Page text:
The Black-capped Chickadee is a cute small songbird, a passerine bird in the tit family Paridae. Adults have a black cap and bib with white sides to the face. Their underparts are white with rusty brown on the flanks; their back is grey. They have a short dark bill, short wings and a long tail.
These cute birds hop along tree branches searching for food, sometimes hanging upside down or hovering; they may make short flights to catch insects in the air. Insects form a large part of their diet, especially in summer; seeds and berries become important in winter. They sometimes hammer seeds on a tree or shrub to open them; they also will store seeds for later use.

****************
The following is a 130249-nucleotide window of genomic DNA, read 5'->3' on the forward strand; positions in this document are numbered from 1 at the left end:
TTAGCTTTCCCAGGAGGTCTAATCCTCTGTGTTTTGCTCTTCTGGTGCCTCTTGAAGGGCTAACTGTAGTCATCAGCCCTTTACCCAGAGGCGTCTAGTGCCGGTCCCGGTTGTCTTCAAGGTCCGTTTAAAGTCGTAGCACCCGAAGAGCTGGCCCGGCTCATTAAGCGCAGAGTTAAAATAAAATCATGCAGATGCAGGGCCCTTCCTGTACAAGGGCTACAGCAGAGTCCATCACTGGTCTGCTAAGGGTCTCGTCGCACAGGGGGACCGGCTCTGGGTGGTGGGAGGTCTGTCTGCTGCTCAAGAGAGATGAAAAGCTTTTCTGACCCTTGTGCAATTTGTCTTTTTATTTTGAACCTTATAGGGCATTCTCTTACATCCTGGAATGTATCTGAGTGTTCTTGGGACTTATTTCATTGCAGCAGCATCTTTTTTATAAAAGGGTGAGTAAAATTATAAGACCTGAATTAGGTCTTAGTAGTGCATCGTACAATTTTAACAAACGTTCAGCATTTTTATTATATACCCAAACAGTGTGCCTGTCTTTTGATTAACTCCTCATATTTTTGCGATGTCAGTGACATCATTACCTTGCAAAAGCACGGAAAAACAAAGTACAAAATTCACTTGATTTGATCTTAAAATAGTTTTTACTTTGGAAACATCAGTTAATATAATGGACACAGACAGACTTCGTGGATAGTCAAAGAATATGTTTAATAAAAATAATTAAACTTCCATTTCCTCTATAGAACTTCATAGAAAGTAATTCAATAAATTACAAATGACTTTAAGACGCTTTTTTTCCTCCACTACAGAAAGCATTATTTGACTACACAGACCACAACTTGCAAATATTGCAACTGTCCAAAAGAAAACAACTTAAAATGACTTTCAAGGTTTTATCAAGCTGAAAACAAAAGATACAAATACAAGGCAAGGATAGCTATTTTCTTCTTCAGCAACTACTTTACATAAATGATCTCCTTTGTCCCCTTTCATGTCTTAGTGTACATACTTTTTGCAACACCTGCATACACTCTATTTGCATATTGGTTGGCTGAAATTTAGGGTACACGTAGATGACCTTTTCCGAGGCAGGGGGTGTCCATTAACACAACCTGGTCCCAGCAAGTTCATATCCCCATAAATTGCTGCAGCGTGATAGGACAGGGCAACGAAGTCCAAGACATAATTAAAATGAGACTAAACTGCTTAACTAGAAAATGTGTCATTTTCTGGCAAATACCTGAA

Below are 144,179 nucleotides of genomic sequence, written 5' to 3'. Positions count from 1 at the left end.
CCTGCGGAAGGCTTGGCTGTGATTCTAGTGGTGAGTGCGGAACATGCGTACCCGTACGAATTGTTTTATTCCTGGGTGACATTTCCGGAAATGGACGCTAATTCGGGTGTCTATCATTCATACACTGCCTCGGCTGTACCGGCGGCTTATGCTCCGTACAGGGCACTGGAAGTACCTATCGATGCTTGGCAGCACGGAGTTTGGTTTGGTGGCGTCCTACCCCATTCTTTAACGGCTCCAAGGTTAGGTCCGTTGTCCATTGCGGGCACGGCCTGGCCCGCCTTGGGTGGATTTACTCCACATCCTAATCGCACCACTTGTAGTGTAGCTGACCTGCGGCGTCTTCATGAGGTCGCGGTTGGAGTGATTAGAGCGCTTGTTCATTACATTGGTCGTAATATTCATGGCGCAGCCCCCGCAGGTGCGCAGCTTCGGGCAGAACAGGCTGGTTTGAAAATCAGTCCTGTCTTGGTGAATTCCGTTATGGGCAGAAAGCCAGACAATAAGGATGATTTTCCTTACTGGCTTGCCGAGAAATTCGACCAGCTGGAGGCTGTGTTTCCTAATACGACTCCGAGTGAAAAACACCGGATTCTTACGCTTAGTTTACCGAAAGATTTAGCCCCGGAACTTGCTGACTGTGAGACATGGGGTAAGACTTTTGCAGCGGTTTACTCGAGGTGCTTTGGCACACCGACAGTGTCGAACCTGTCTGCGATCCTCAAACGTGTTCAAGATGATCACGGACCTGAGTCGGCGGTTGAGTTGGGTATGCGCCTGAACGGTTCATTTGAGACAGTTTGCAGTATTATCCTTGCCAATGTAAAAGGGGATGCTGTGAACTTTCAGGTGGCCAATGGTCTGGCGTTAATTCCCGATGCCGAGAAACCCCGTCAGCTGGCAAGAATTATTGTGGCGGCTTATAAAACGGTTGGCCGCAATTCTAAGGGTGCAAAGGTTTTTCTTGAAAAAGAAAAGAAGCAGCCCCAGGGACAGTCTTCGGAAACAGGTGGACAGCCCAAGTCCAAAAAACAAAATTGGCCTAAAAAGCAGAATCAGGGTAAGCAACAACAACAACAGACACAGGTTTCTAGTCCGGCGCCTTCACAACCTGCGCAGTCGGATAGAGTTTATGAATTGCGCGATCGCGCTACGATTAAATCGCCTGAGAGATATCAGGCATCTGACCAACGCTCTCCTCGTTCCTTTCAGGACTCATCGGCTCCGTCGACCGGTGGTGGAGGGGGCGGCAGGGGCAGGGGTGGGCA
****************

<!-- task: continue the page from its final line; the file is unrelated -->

During the fall migration and winter, chickadees often flock together. Many other species of birds, including titmice, nuthatches, and warblers can often be found foraging in these flocks. Mixed flocks stay together because the chickadees call out whenever they find a good source of food. This calling out forms cohesion for the group, allowing the other birds to find food more efficiently. When flocking, Black-capped Chickadees soon establish a rigid social hierarchy.